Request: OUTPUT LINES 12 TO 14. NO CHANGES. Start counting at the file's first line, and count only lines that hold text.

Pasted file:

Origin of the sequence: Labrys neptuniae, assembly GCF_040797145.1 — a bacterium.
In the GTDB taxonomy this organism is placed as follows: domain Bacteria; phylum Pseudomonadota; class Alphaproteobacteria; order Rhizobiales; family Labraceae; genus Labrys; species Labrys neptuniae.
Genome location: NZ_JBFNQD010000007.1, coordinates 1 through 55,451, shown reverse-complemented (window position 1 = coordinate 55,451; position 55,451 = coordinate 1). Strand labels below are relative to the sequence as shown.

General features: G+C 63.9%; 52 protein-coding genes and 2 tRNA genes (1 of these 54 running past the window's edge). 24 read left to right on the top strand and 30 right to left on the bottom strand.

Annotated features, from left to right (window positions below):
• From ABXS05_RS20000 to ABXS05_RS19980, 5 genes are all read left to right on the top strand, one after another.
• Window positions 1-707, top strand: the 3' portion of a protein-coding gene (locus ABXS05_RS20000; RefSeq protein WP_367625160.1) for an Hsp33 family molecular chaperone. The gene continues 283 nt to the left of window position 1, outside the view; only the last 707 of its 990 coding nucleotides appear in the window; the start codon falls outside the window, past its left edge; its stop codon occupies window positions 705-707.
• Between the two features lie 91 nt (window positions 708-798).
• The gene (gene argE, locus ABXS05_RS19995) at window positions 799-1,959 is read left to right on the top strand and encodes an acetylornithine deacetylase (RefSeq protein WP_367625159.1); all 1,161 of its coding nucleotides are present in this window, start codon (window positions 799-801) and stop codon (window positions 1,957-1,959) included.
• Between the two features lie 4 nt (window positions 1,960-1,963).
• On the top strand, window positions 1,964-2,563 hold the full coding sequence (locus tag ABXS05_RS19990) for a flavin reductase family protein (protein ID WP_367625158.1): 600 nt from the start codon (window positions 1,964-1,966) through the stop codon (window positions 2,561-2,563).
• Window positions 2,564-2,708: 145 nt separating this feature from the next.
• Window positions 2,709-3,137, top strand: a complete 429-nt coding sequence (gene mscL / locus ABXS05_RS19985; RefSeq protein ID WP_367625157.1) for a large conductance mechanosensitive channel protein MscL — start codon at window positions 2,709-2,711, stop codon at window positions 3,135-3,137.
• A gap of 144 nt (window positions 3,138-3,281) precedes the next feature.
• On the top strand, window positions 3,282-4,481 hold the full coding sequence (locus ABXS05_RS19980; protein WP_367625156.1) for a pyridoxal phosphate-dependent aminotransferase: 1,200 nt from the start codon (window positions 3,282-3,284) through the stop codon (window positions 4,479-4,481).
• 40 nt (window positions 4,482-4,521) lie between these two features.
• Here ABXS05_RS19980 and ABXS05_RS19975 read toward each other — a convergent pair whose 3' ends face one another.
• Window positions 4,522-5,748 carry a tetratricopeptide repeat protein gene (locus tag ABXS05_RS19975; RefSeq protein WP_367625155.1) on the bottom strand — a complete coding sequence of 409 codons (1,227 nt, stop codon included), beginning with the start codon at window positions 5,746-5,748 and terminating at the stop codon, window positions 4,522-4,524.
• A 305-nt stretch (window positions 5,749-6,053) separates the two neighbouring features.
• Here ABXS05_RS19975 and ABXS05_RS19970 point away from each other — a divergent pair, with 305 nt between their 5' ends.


• Window positions 2,564-2,708: 145 nt separating this feature from the next.
• Window positions 2,709-3,137, top strand: a complete 429-nt coding sequence (gene mscL / locus ABXS05_RS19985; RefSeq protein ID WP_367625157.1) for a large conductance mechanosensitive channel protein MscL — start codon at window positions 2,709-2,711, stop codon at window positions 3,135-3,137.
• A gap of 144 nt (window positions 3,138-3,281) precedes the next feature.